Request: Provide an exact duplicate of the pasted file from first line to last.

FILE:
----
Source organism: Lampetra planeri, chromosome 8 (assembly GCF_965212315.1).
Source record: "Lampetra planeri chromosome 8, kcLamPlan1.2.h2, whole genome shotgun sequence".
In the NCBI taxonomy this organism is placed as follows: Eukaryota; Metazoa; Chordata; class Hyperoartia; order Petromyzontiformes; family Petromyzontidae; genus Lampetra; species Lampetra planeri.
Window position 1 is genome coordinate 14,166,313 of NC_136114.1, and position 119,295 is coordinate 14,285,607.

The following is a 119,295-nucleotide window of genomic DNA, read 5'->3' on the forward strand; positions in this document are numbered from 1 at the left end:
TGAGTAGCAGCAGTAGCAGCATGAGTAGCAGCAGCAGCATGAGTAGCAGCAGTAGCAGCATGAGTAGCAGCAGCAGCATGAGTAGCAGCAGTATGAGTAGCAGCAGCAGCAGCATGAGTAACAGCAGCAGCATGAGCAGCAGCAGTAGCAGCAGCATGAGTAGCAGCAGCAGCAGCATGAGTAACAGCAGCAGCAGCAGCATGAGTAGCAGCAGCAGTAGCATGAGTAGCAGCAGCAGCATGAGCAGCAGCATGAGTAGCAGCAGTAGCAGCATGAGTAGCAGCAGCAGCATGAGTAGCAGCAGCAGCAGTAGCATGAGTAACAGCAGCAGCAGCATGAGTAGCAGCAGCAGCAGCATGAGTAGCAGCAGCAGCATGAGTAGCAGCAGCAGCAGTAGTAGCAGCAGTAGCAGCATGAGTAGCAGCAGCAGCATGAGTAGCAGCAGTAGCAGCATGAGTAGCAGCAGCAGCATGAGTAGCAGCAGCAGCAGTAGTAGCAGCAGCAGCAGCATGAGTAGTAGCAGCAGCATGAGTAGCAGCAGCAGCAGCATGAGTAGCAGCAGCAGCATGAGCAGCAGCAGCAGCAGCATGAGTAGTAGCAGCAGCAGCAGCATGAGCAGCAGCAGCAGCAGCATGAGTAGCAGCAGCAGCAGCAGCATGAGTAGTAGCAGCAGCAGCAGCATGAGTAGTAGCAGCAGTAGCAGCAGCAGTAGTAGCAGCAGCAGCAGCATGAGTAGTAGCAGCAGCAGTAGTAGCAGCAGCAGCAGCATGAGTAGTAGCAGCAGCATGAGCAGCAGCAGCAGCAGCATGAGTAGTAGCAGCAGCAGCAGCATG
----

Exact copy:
Source organism: Lampetra planeri, chromosome 8 (assembly GCF_965212315.1).
Source record: "Lampetra planeri chromosome 8, kcLamPlan1.2.h2, whole genome shotgun sequence".
In the NCBI taxonomy this organism is placed as follows: Eukaryota; Metazoa; Chordata; class Hyperoartia; order Petromyzontiformes; family Petromyzontidae; genus Lampetra; species Lampetra planeri.
Window position 1 is genome coordinate 14,166,313 of NC_136114.1, and position 119,295 is coordinate 14,285,607.

The following is a 119,295-nucleotide window of genomic DNA, read 5'->3' on the forward strand; positions in this document are numbered from 1 at the left end:
TGAGTAGCAGCAGTAGCAGCATGAGTAGCAGCAGCAGCATGAGTAGCAGCAGTAGCAGCATGAGTAGCAGCAGCAGCATGAGTAGCAGCAGTATGAGTAGCAGCAGCAGCAGCATGAGTAACAGCAGCAGCATGAGCAGCAGCAGTAGCAGCAGCATGAGTAGCAGCAGCAGCAGCATGAGTAACAGCAGCAGCAGCAGCATGAGTAGCAGCAGCAGTAGCATGAGTAGCAGCAGCAGCATGAGCAGCAGCATGAGTAGCAGCAGTAGCAGCATGAGTAGCAGCAGCAGCATGAGTAGCAGCAGCAGCAGTAGCATGAGTAACAGCAGCAGCAGCATGAGTAGCAGCAGCAGCAGCATGAGTAGCAGCAGCAGCATGAGTAGCAGCAGCAGCAGTAGTAGCAGCAGTAGCAGCATGAGTAGCAGCAGCAGCATGAGTAGCAGCAGTAGCAGCATGAGTAGCAGCAGCAGCATGAGTAGCAGCAGCAGCAGTAGTAGCAGCAGCAGCAGCATGAGTAGTAGCAGCAGCATGAGTAGCAGCAGCAGCAGCATGAGTAGCAGCAGCAGCATGAGCAGCAGCAGCAGCAGCATGAGTAGTAGCAGCAGCAGCAGCATGAGCAGCAGCAGCAGCAGCATGAGTAGCAGCAGCAGCAGCAGCATGAGTAGTAGCAGCAGCAGCAGCATGAGTAGTAGCAGCAGTAGCAGCAGCAGTAGTAGCAGCAGCAGCAGCATGAGTAGTAGCAGCAGCAGTAGTAGCAGCAGCAGCAGCATGAGTAGTAGCAGCAGCATGAGCAGCAGCAGCAGCAGCATGAGTAGTAGCAGCAGCAGCAGCATG